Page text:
Mathematical functions are sometimes defined in a less standard form. A function that is defined in terms of itself is called recursive. C allows functions to be recursive. Not all mathematically recursive functions are efficiently or correctly implemented by C's simulation of recursion.
The idea is that the recursive function f ought to be expressible in only a few lines, just like a non-recursive function. Figure 1. Lines 1 and 2 handle what is known as the base case, that is, the value for which the function is directly known without resorting to recursion. Line 3 makes the recursive call. There are several important and possibly confusing points about recursion. A common question is: Isn't this just circular logic? The answer is that although we are defining a function in terms of itself, we are not defining a particular instance of the function in terms of itself.
In other words, evaluating f 5 by computing f 5 would be circular. Evaluating f 5 by computing f 4 is not circular--unless, of course f 4 is evaluated by eventually computing f 5.
The two most important issues are probably the how and why questions. In Chapter 3, the how and why issues are formally resolved.
We will give an incomplete description here. It turns out that recursive calls are handled no differently from any others. Thus, a call is made to compute f 3. Therefore, another call is made to compute f 2.
Now, f 0 must be evaluated. This enables the completion of the calculation for f 1 , which is now seen to be 1. Then f 2 , f 3 , and finally f 4 can be determined. All the bookkeeping needed to keep track of pending function calls those started but waiting for a recursive call to complete , along with their variables, is done by the computer automatically.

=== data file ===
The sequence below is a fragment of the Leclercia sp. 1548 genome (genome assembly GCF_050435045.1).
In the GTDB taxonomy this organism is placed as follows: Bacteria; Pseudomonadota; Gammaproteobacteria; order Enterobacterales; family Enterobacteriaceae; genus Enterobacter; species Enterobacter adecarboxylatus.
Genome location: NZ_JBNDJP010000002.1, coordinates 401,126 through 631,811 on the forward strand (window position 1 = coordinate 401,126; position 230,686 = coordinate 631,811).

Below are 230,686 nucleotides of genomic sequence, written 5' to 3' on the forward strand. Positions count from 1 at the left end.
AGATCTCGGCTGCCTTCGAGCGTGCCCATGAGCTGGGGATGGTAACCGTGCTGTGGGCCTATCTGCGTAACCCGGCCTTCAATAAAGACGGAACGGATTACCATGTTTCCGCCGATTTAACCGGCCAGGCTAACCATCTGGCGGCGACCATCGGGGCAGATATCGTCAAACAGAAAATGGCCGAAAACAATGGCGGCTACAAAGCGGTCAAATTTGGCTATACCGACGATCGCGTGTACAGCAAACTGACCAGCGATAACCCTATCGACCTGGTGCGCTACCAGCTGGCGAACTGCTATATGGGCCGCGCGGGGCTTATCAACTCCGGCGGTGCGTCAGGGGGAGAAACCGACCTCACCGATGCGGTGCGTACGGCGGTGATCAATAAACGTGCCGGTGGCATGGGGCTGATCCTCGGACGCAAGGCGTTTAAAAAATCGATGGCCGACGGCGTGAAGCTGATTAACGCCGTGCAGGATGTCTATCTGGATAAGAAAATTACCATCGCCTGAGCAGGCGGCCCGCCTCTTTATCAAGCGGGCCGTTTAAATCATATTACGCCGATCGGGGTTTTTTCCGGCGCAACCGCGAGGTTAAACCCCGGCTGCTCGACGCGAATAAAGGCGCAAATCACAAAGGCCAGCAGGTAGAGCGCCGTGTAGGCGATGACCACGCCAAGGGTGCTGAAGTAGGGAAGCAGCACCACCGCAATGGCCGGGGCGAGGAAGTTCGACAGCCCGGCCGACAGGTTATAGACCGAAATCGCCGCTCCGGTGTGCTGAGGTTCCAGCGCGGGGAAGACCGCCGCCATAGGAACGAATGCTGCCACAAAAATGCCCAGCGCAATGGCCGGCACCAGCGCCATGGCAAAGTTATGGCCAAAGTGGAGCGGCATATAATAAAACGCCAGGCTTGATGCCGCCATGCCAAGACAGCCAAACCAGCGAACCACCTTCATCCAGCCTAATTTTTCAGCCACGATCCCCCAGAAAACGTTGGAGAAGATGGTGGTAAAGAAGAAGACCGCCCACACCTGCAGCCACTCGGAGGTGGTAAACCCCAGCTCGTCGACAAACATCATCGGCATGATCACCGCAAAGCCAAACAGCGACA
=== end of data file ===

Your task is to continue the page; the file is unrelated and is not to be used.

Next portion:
An important point, however, is that recursive calls will keep on being made until a base case is reached. For instance, an attempt to evaluate f -1 will result in calls to f -2 , f -3 , and so on. Since this will never get to a base case, the program won't be able to compute the answer which is undefined anyway.
Occasionally, a much more subtle error is made, which is exhibited in Figure 1. The error in the program in Figure 1. Obviously, this doesn't give any clue as to what bad 1 actually is. The computer will thus repeatedly make calls to bad 1 in an attempt to resolve its values. Eventually, its bookkeeping system will run out of space, and the program will crash. Generally, we would say that this function doesn't work for one special case but is correct otherwise.
This isn't true here, since bad 2 calls bad 1. Thus, bad 2 cannot be evaluated either. Furthermore, bad 3 , bad 4 , and bad 5 all make calls to bad 2. Since bad 2 is unevaluable, none of these values are either. In fact, this program doesn't work for any value of n, except 0. With recursive programs, there is no such thing as a "special case.
Base cases. You must always have some base cases, which can be solved without recursion. Making progress. For the cases that are to be solved recursively, the recursive call must always be to a case that makes progress toward a base case.
Throughout this book, we will use recursion to solve problems. As an example of a nonmathematical use, consider a large dictionary. Words in dictionaries are defined in terms of other words.
When we look up a word, we might not always understand the definition, so we might have to look up words in the definition. Likewise, we might not understand some of those, so we might have to continue this search for a while.
Table of contents
If you wish, you can read through a seven-page course description. A page topic summary is also available: Algorithms and data structures—topic summary. This is a collection of PowerPoint pptx slides "pptx" presenting a course in algorithms and data structures. Associated with many of the topics are a collection of notes "pdf". Some presentations may be associated with videos "V" and homework questions "Q" , possibly with answers "A". You will note that the section numbering in the notes is paralleled in the top left corner of the slides; thus, anyone watching the slides can follow along in the notes.
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Data Structures And Algorithms In C Lecture Notes Pdf